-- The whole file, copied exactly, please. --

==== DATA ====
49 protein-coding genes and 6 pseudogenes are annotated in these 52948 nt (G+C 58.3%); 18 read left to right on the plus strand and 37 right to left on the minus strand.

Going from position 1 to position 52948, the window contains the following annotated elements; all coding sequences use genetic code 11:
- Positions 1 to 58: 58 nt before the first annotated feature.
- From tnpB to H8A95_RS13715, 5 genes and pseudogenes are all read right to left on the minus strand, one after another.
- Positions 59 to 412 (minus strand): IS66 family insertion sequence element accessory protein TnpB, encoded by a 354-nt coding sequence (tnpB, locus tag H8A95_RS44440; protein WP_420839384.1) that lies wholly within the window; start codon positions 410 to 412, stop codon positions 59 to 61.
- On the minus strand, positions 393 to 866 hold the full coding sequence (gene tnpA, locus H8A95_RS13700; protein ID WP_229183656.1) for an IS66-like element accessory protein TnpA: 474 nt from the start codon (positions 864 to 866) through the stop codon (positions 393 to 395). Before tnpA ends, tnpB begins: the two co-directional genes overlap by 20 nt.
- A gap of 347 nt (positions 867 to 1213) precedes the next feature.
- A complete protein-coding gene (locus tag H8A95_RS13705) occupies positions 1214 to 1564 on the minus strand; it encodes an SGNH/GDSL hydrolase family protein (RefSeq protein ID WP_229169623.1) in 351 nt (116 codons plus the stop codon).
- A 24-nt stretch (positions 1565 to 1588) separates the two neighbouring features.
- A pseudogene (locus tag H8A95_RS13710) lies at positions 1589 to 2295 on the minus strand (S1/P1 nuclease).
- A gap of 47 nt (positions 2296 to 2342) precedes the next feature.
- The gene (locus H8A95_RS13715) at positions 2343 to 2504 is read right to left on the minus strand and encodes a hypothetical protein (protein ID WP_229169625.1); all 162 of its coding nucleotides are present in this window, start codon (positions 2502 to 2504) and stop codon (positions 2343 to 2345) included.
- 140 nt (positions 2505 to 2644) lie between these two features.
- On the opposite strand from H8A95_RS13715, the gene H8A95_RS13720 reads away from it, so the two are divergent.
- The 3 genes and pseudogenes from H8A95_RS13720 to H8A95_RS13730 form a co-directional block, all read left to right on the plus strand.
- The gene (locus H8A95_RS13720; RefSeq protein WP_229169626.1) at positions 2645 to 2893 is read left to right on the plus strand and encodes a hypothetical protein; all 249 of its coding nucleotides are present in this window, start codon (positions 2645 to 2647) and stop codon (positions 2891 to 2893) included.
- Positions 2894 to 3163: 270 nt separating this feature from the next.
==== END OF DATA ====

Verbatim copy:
49 protein-coding genes and 6 pseudogenes are annotated in these 52948 nt (G+C 58.3%); 18 read left to right on the plus strand and 37 right to left on the minus strand.

Going from position 1 to position 52948, the window contains the following annotated elements; all coding sequences use genetic code 11:
- Positions 1 to 58: 58 nt before the first annotated feature.
- From tnpB to H8A95_RS13715, 5 genes and pseudogenes are all read right to left on the minus strand, one after another.
- Positions 59 to 412 (minus strand): IS66 family insertion sequence element accessory protein TnpB, encoded by a 354-nt coding sequence (tnpB, locus tag H8A95_RS44440; protein WP_420839384.1) that lies wholly within the window; start codon positions 410 to 412, stop codon positions 59 to 61.
- On the minus strand, positions 393 to 866 hold the full coding sequence (gene tnpA, locus H8A95_RS13700; protein ID WP_229183656.1) for an IS66-like element accessory protein TnpA: 474 nt from the start codon (positions 864 to 866) through the stop codon (positions 393 to 395). Before tnpA ends, tnpB begins: the two co-directional genes overlap by 20 nt.
- A gap of 347 nt (positions 867 to 1213) precedes the next feature.
- A complete protein-coding gene (locus tag H8A95_RS13705) occupies positions 1214 to 1564 on the minus strand; it encodes an SGNH/GDSL hydrolase family protein (RefSeq protein ID WP_229169623.1) in 351 nt (116 codons plus the stop codon).
- A 24-nt stretch (positions 1565 to 1588) separates the two neighbouring features.
- A pseudogene (locus tag H8A95_RS13710) lies at positions 1589 to 2295 on the minus strand (S1/P1 nuclease).
- A gap of 47 nt (positions 2296 to 2342) precedes the next feature.
- The gene (locus H8A95_RS13715) at positions 2343 to 2504 is read right to left on the minus strand and encodes a hypothetical protein (protein ID WP_229169625.1); all 162 of its coding nucleotides are present in this window, start codon (positions 2502 to 2504) and stop codon (positions 2343 to 2345) included.
- 140 nt (positions 2505 to 2644) lie between these two features.
- On the opposite strand from H8A95_RS13715, the gene H8A95_RS13720 reads away from it, so the two are divergent.
- The 3 genes and pseudogenes from H8A95_RS13720 to H8A95_RS13730 form a co-directional block, all read left to right on the plus strand.
- The gene (locus H8A95_RS13720; RefSeq protein WP_229169626.1) at positions 2645 to 2893 is read left to right on the plus strand and encodes a hypothetical protein; all 249 of its coding nucleotides are present in this window, start codon (positions 2645 to 2647) and stop codon (positions 2891 to 2893) included.
- Positions 2894 to 3163: 270 nt separating this feature from the next.